Keshav Maharaj's progress stalls as South Africa settle for pace prowess

Success in familiar conditions is all very well, but World Test Championship hopes may rest on spin attack

Vernon Philander appeals for an lbw against Dimuth Karunaratne, South Africa v Sri Lanka, 1st Test, Durban, 2nd day, February 14, 2019

Vernon Philander appeals for an lbw against Dimuth Karunaratne  •  AFP

South Africa are ranked No. 2 in Tests, have the most fearsome phalanx of quicks on the planet, a serviceable top order, and are, in general, an outstanding fielding side. Despite a regular loss of wickets late on day two at Kingsmead, they have imposed themselves on Sri Lanka, and have achieved a strong position in the match.
This is roughly how this Test was supposed to go, so no real surprises, right? Except maybe a minor one. South Africa's dominance has been achieved without significant bowling intervention from left-arm spinner Keshav Maharaj. On his home ground - the most spin-friendly Test venue in the country - Maharaj's bowling has largely been irrelevant in the first innings. Compare this to the last time Kingsmead hosted a game. Maharaj bowled 33.4 first-innings overs, and took 5 for 123.
It's no big deal in the context of South Africa's home summer, because it was performing quicks that have kept Maharaj out of the Test XI for two matches against Pakistan, and performing quicks who trussed Sri Lanka up for 191 between them and effectively made Maharaj surplus to requirements.
But that is only in the context of the home summer, in which South Africa have been desperate to remind everyone just how good they are, following that 2-0 away thrashing in Sri Lanka.
There is, perhaps, also an unsaid undertone of retribution in this particular series. "Yah, you can beat us in your dustbowls, but check us back in our own patch. We'll show you what we're really all about over there." In fact, while South Africa had been in Sri Lanka last year, Faf du Plessis had spoken of reciprocating Sri Lanka's "streetsmart" tactics, when South Asian teams next toured them.
So instead of a regular Kingsmead surface - the kind on which Maharaj might have been needed for more than three overs in the first innings - what South Africa had requested was pace, bounce, and if possible, movement. What they got was a surface on which even Sri Lanka's vastly under-strength seam attack could dismiss them for 235. A track on which 19 wickets have fallen to fast bowling on the first two days, with reverse swing never having to come into the reckoning.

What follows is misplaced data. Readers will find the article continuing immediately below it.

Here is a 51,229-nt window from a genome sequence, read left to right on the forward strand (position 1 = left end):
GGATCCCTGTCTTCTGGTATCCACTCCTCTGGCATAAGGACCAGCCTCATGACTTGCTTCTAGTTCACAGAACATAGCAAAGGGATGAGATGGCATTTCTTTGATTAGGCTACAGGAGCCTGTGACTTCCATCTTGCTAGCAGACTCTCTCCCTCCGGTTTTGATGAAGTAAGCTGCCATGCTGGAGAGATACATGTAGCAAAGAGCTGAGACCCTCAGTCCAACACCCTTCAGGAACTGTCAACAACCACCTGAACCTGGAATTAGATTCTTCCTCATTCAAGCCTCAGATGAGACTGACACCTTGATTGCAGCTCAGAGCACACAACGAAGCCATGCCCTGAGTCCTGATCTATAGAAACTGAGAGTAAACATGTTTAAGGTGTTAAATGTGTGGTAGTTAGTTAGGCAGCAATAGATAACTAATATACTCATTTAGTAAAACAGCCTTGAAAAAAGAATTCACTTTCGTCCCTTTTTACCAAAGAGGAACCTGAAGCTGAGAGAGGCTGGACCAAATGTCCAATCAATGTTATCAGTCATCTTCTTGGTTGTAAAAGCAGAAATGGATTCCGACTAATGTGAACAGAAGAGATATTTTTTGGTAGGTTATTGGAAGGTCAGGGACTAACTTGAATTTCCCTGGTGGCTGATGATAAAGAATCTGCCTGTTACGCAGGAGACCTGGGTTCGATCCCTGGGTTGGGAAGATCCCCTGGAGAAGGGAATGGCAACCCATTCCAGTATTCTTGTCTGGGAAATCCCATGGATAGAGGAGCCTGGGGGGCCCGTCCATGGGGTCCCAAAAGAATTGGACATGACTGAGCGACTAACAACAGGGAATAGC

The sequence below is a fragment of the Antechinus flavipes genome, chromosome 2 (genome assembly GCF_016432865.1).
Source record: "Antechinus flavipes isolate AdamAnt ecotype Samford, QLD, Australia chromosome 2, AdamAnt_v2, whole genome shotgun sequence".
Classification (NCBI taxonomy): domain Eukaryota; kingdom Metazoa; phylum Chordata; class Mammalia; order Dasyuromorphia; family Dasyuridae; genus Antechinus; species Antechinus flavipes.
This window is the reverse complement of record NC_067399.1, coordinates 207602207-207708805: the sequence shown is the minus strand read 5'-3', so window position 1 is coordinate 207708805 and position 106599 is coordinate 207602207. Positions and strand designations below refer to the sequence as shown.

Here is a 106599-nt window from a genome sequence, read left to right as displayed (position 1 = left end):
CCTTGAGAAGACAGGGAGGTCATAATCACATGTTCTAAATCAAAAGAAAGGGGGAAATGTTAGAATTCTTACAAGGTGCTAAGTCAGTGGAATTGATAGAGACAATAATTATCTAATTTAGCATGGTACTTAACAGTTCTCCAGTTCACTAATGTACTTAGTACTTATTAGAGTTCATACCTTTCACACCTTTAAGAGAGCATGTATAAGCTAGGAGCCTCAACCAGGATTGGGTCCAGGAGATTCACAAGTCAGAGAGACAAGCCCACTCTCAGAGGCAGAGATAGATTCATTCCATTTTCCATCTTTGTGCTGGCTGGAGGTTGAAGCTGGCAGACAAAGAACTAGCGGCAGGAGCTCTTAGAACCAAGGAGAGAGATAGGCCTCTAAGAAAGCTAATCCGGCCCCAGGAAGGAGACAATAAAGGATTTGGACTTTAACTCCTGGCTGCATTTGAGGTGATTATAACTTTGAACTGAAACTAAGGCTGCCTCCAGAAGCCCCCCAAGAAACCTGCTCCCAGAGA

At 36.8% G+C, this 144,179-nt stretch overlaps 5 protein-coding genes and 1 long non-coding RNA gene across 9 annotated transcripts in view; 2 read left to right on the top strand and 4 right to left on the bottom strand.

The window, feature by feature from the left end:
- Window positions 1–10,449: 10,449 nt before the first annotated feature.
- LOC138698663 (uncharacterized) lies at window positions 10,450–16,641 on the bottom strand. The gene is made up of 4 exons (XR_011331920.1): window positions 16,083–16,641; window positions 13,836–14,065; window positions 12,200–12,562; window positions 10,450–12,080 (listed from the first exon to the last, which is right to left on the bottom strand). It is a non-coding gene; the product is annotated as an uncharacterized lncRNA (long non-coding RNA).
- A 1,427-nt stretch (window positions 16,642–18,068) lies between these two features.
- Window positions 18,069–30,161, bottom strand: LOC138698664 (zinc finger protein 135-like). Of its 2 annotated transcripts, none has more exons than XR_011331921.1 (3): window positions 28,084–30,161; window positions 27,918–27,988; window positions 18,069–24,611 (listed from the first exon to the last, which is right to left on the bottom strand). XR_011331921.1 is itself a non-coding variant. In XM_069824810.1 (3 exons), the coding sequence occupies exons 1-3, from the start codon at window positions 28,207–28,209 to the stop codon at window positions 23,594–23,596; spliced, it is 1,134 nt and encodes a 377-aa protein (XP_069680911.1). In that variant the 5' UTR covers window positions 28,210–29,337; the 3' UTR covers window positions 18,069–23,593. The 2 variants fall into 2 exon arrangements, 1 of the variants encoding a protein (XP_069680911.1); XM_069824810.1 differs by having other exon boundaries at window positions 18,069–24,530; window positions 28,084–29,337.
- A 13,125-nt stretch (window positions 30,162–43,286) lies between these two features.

This, into an important year for South Africa, on the Test front. They have a three-Test series in India coming up in October, where Maharaj will clearly be required. Have South Africa done enough to develop their promising young spinner, given they have requested uniformly fast-and-bouncy tracks over the last few months? Probably not.
That India series will also be South Africa's first taste of the World Test Championship - a four-year league that rewards away victories. Though it may be a surprise to some, Maharaj has actually been South Africa's best bowler away from home since 2016 (against the top nine teams), sporting an average of 26.3. It is not just in Asia that he stands to be a force - the more he plays, the better chance there is he will trouble batsmen in England and Australia as well.
If there was a need for a cautionary tale - a reminder that of the danger that lays in ordering uniform tracks - South Africa need only look at their present opposition. Sri Lanka have largely refused to field more than one frontline seam bowler at home since roughly mid-2016, because they believed rank turners to be their surest route to victory. That strategy has not been altogether unfruitful. In 2016 they whitewashed Australia - a team they almost never beat - and then last year, they of course pummelled South Africa as well.
But look at them now. They are in the middle of a sequence of terrible away series, having lost three of four Tests on the road. Overall their team is in more disarray than ever. Made-to-order pitches are great for short-term results, but it has also prevented Sri Lanka from developing the promising young quicks in their own ranks. Kasun Rajitha and Lahiru Kumara had starred in a Test win in Barbados in June last year, then didn't play a Test again until December, when the next away tour came around. Unsurprisingly, they were both rusty in those New Zealand Tests, and had added no new skills to their bowling during the layoff.
If this sounds like nitpicking, that is because it probably is. South Africa are an excellent team. They will almost certainly be among the contenders for that World Test Championship crown. But they are, presently, in the grip of some serious pace worship - a philosophy that is not without its rewards. But in the long term, giving their spinner as much Test exposure as possible, may prove more rewarding.

Andrew Fidel Fernando is ESPNcricinfo's Sri Lanka correspondent. @afidelf